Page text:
Examines the impact of the Hundred Years' War on French and English literature of the period, revealing the ways in which history influences literature and literature intervenes in history.
This book explores the intersection of the Hundred Years' War and the production of vernacular literature in France and England. Reviewing a range of prominent works that address the war, including those by Deschamps, Christine de Pizan, Gower, Langland, and Chaucer, as well as anonymous texts and the records of Joan of Arc's trial, Inscribing the Hundred Years' War In French and English Cultures demonstrates the ways in which late-medieval authors responded to the immediate sociopolitical pressures and participated in the debates about the war. The book also investigates the work literary texts performed in their cultural economy by showing how they influenced the development of French and English national identities.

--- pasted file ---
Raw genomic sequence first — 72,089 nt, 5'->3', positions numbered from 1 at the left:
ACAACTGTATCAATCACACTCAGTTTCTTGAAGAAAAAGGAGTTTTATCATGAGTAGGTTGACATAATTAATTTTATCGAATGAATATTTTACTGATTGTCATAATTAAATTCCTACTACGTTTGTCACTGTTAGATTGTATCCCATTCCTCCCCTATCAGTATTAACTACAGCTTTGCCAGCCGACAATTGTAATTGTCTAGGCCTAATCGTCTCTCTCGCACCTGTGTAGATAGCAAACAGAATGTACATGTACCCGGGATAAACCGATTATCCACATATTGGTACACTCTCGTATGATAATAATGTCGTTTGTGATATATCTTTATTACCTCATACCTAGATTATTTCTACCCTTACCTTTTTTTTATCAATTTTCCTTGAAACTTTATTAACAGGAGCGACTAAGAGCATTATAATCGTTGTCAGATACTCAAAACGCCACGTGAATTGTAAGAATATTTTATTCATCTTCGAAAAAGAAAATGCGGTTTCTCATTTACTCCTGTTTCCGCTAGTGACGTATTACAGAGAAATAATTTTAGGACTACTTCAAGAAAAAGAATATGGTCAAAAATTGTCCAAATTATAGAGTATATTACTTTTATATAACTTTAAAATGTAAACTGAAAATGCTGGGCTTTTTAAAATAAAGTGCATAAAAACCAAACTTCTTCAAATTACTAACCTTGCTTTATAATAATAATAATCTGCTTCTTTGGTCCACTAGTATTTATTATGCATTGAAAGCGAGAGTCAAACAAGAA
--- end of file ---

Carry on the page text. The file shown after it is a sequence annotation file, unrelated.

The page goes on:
Contributors include John M. Bowers; Ellen C. Caldwell; Susan Crane; Patricia DeMarco; Judith Ferster; Norris Lacy; Anne Lutkus; Earl Jeffrey Richards; Michele Szkilnik; Julia M. Walker; and Robert Yeager.
Denise N. Baker is Professor of English at the University of North Carolina, Greensboro. She is the author of Julian of Norwich's Showings: From Vision to Book.
"An excellent example of New Historicism or 'critical historicism. ' Many of the essays speak to one another and pick up issues only touched upon in earlier essays, or provide a complementary reading of the same works or an author's corpus. I thoroughly enjoyed reading the entire collection. " — Deborah McGrady, Tulane University
"This book deals with important texts and issues that will engage a variety of scholars and fill in the particulars of a confusing period of English and French history. " — Lynn Staley, Colgate University